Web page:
Timeline of Lithium Doses, Lithium Levels, Creatinine Levels, eGFR, Electrolyte Levels, Clinical Picture, and Adverse Events

August 22, 2017 November 22, 2017 December 4, 2017 January 22, 2018 February 9, 2018 February 12, 2018 February 28, 2018 March 16, 2018
Lisinopril dose 20 mg/d 20 mg BID 20 mg BID 20 mg BID Stopped - - -
Lithium dose 300 mg BID 300 mg BID 300 mg BID 300 mg BID Stopped Restart at 300 mg/d, increased to 450 mg/d 450 mg HS 600 mg HS
Lithium level (mEq/L) 0.4 (in June 2017) 1 NA NA 1.6 0.7 0.5 0.7
Creatinine (mg/dL) 0.9 1 0.9 1.1 2 1 0.9 WNL
eGFR - >60 >60 >60 37 >60 >60 -
Potassium (mEq/L) 4.6 5.3 5 5 5.5 4.9 4.4 WNL
Sodium (mEq/L) 133 136 132 135 135 136 140 WNL
Clinical picture Stable Stable Relatively stable Worsening Worsening Manic response Mania improving Remission of mania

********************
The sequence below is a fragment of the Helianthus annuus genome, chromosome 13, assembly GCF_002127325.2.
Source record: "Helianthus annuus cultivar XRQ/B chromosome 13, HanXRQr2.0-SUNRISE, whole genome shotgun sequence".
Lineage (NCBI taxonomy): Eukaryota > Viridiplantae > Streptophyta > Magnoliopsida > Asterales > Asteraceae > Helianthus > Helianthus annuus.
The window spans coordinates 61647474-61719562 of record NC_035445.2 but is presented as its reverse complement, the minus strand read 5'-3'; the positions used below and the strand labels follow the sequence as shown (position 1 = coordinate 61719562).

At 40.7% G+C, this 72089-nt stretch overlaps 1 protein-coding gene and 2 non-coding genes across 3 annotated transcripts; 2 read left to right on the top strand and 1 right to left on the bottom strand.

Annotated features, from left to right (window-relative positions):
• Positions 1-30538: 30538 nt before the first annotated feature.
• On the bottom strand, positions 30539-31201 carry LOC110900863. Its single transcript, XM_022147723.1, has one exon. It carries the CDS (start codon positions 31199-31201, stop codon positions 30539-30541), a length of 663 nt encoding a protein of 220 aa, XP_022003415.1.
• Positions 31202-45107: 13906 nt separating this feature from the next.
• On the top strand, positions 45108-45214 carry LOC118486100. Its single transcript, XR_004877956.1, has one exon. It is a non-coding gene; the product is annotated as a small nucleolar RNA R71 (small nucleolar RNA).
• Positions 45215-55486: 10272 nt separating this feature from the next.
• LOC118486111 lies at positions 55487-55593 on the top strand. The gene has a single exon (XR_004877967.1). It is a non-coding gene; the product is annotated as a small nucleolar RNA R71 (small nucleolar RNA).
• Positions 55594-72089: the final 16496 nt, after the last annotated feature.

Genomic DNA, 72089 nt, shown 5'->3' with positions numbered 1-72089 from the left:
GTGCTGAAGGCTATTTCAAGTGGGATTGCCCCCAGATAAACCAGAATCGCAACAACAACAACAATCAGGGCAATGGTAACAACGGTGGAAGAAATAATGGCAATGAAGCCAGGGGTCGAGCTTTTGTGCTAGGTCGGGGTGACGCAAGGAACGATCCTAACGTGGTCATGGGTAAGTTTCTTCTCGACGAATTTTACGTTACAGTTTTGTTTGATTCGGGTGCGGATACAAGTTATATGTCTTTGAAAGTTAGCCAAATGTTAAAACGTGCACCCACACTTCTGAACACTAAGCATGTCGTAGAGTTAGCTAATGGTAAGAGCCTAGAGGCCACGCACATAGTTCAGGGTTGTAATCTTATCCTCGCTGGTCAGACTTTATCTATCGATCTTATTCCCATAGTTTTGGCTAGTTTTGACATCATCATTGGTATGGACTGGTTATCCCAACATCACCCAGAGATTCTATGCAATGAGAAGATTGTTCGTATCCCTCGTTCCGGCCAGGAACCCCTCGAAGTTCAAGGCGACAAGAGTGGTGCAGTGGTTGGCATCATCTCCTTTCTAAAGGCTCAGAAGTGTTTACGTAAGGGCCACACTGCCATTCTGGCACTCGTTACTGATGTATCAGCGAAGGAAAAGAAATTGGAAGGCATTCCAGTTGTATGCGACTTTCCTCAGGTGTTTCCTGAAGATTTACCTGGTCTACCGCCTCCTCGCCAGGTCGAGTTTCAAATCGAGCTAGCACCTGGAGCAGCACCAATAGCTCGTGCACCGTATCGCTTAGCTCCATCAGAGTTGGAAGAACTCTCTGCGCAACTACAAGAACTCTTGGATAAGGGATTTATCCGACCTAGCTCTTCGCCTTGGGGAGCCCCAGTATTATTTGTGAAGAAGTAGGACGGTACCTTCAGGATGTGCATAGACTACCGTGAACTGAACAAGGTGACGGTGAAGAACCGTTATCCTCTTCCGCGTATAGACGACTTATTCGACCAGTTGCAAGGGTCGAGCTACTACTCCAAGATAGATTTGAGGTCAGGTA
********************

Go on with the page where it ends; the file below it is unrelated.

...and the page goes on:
Adverse events - - Tremors Tremors Tremors - - -
Authors

Patricia Krisar-White, MD, is a Psychiatry Resident, Department of Psychiatry, Good Samaritan Regional Medical Center and the University of Medicine Iuliu Hatieganu. Judy Perry-Rose, MD, is a Psychiatrist, Department of Psychiatry, Oregon State Hospital. Mujeeb U. Shad, MD, MSCS, is a Professor of Psychiatry, Oregon Health & Science University; and an Attending Psychiatrist, Oregon State Hospital.

Address correspondence to Mujeeb U. Shad, MD, MSCS, Oregon State Hospital, 2600 Center Street NE, Salem, OR 97301; email: shad@ohsu.edu.

Disclosure: The authors have no relevant financial relationships to disclose.

10.3928/00485713-20190909-01